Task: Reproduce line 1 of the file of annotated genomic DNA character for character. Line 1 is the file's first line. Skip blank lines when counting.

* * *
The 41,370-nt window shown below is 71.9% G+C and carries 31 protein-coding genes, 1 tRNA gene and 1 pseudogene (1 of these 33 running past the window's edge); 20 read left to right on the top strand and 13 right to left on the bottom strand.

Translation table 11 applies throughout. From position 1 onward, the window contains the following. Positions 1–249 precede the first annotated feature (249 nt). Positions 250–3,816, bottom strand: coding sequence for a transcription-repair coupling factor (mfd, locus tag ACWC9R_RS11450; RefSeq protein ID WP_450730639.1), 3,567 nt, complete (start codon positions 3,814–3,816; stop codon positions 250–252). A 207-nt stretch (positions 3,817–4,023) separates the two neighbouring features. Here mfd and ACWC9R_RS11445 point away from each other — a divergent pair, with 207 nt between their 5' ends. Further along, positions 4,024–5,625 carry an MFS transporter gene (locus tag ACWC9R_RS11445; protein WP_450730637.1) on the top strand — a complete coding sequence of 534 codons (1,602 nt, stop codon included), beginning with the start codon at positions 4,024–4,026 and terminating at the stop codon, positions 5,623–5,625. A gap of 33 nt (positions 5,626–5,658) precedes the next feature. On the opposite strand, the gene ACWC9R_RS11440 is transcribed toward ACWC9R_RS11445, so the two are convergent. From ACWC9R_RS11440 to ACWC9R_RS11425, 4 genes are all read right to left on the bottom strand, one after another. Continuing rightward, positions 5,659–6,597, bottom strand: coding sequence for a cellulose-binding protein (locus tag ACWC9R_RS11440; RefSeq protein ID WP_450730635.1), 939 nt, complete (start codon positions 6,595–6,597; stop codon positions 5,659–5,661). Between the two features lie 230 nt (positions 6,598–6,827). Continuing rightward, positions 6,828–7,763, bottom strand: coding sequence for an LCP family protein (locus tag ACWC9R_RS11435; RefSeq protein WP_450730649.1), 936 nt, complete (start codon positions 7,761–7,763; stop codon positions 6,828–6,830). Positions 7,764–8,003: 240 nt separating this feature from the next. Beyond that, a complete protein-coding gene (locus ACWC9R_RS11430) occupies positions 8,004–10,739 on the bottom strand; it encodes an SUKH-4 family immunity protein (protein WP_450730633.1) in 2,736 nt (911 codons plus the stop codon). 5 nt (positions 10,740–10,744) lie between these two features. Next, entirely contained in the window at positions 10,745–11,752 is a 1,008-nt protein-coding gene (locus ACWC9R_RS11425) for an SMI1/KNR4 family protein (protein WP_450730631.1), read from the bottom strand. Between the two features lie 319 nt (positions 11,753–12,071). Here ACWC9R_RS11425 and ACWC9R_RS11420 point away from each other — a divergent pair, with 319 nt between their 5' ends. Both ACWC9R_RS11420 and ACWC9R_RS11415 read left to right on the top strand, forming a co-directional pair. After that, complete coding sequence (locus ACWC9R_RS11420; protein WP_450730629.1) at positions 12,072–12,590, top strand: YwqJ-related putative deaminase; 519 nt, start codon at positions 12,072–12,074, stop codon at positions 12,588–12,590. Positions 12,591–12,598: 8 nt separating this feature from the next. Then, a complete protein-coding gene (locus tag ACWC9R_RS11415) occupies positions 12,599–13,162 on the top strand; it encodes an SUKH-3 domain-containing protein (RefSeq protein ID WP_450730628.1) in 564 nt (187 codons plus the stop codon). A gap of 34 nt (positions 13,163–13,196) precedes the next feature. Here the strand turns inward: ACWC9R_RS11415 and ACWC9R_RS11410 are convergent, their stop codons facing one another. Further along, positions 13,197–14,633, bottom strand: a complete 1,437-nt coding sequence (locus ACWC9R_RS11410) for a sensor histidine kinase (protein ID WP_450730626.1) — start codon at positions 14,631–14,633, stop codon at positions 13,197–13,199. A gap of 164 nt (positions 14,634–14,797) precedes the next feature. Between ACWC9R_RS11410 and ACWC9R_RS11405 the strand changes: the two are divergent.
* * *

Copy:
The 41,370-nt window shown below is 71.9% G+C and carries 31 protein-coding genes, 1 tRNA gene and 1 pseudogene (1 of these 33 running past the window's edge); 20 read left to right on the top strand and 13 right to left on the bottom strand.